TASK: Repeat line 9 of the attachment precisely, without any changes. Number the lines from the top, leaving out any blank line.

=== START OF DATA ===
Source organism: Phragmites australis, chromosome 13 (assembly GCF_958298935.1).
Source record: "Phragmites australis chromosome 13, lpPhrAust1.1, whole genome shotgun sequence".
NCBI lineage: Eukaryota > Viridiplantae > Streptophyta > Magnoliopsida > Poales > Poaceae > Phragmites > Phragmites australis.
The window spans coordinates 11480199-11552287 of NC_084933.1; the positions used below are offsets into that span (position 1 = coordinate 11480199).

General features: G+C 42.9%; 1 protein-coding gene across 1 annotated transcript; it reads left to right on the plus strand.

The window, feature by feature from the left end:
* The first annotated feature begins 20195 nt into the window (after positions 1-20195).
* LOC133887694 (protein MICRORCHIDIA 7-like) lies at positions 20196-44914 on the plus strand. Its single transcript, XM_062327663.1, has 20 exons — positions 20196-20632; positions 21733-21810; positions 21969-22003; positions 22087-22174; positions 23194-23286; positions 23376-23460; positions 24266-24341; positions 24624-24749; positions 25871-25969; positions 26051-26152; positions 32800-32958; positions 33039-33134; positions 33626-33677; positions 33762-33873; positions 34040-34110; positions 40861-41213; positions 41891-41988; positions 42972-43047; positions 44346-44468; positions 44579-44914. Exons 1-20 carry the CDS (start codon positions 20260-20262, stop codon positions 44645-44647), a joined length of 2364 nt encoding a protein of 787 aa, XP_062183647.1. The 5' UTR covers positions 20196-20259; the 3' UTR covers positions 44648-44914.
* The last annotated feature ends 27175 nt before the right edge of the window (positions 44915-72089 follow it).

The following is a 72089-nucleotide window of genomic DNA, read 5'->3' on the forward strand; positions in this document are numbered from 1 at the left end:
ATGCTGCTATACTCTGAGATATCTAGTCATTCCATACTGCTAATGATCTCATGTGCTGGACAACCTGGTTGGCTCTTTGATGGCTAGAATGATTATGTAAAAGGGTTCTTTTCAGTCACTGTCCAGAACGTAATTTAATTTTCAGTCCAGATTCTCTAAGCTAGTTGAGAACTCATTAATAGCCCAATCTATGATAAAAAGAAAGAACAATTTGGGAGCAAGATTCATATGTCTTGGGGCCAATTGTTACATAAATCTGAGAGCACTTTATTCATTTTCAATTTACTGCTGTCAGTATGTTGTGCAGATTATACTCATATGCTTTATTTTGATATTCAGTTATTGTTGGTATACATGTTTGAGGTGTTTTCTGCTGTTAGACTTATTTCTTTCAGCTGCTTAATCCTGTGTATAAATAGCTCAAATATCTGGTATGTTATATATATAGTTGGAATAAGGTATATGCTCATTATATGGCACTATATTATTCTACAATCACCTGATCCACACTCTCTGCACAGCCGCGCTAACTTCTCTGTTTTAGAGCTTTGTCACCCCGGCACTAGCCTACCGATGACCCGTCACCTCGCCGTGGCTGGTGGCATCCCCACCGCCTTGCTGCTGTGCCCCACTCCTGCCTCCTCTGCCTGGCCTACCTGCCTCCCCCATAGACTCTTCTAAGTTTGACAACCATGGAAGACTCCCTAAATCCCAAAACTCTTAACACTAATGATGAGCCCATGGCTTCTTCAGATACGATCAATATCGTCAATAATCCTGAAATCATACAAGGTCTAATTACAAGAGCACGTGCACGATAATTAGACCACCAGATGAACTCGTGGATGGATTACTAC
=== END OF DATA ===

* The last annotated feature ends 27175 nt before the right edge of the window (positions 44915-72089 follow it).